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Oil prices spike after Israel strikes Iran

Escalation of conflict in the Middle East will send energy prices skyrocketing, analysts have warned

Global prices for crude oil jumped by as much as 3.5% shortly after Israel carried out a series of strikes on Iran in the early hours of Friday.

Both oil benchmarks soared over $3 a barrel in early trading before retreating. By 12:00 GMT, Brent crude oil futures for June delivery were down $0.50 at $86.63 per barrel. The May contract for US West Texas Intermediate (WTI) dropped $0.43, or 0.52%, to $82.30 per barrel.

Israel launched an attack on Iranian territory in the early morning hours. The barrage was confirmed by a senior US official in an interview with ABC News. Later, Al Jazeera reported that Iranian state television had also confirmed the strike, saying that air defenses had been activated. Flights across several areas, including Tehran and Isfahan, were suspended.

The attack, the latest tit-for-tit exchange between the two nations, came nearly a week after Iran unleashed a barrage of 300 aerial drones and missiles on Israel. The shelling was conducted in response to a suspected Israeli strike on an Iranian consular building in Syria that killed 12 people earlier this month, including three senior Iranian military officers. Tehran believes Israel was behind the bombing, although West Jerusalem has neither claimed nor denied responsibility.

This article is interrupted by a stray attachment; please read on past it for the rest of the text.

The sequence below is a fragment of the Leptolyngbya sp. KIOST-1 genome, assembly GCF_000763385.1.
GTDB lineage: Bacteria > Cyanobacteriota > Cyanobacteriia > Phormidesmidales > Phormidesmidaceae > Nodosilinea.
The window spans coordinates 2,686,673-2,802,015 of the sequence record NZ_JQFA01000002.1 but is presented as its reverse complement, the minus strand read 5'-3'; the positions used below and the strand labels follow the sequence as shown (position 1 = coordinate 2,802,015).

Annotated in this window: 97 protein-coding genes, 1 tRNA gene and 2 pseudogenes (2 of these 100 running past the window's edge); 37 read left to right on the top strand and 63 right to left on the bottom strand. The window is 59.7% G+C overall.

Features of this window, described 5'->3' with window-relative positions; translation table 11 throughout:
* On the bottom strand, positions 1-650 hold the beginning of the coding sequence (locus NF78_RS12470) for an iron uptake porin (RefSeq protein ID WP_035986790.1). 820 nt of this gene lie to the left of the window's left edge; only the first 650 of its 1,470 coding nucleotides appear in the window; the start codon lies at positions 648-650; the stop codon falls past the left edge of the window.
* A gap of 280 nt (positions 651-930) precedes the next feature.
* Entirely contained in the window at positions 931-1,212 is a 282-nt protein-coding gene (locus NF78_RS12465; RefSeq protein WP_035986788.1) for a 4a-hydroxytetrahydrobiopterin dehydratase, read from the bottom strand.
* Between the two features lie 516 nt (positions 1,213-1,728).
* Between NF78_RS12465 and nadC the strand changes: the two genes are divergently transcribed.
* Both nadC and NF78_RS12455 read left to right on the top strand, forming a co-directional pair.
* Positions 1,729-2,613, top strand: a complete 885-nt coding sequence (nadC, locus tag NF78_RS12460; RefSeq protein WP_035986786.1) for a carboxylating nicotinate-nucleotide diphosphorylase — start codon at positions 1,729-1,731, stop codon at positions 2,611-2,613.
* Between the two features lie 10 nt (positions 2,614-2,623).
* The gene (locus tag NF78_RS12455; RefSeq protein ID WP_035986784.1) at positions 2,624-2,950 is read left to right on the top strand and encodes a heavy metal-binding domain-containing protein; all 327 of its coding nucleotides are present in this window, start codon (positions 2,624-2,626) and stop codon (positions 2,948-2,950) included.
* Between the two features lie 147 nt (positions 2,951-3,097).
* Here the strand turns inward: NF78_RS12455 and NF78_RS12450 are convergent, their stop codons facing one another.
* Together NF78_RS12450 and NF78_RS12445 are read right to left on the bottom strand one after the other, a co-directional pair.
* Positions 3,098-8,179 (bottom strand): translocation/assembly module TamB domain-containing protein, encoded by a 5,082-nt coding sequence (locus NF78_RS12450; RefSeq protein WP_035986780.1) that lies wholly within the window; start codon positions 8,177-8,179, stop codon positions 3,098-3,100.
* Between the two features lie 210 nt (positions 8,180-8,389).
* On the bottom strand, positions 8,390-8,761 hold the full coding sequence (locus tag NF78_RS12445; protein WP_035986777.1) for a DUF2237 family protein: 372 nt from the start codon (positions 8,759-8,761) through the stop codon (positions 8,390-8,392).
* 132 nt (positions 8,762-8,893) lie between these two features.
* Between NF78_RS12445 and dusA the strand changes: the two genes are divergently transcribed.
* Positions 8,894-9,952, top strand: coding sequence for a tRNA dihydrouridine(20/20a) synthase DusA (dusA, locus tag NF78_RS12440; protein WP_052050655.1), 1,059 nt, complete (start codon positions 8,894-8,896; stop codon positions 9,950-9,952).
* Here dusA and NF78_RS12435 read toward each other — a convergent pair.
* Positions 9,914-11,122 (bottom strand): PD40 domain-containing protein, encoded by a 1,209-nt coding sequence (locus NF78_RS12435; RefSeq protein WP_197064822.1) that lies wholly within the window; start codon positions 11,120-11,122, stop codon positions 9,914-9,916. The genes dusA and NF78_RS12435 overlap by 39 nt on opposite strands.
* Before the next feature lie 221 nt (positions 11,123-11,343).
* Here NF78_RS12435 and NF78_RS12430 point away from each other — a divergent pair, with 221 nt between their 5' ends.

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An Israeli army F-15 fighter jet flies over central Israel on April 15, 2024.
Israel strikes Iran – media

Iran is the world’s seventh largest oil producer, according to the US Energy Information Administration, and the third-largest OPEC member. It produces around 3.2 million barrels of crude per day. Last year, Iran ranked as the world’s second largest source of oil supply growth after the US.

The spike in oil prices is seen by analysts as a self-evident market reaction to mounting concerns about a renewed escalation of hostilities between Israel and Iran.

“Rising geopolitical risk premiums translate to a risk-off environment at this juncture with a heightened risk of oil supply disruption at least in the short-term,” Kelvin Wong, an analyst at OANDA in Singapore, told Reuters.

Earlier this week, energy experts at Bank of America warned that an all-out war between Israel and Iran, which will inevitably impact energy infrastructure and disrupt Iranian crude supplies, is expected to drive oil prices up by $30-$40 per barrel.

Increased tensions in the region could also jeopardize shipping through the Strait of Hormuz between Oman and Iran. About a fifth of the world’s total oil supply passes through the crucial shipping route.

April 19, 2024 at 06:35PM

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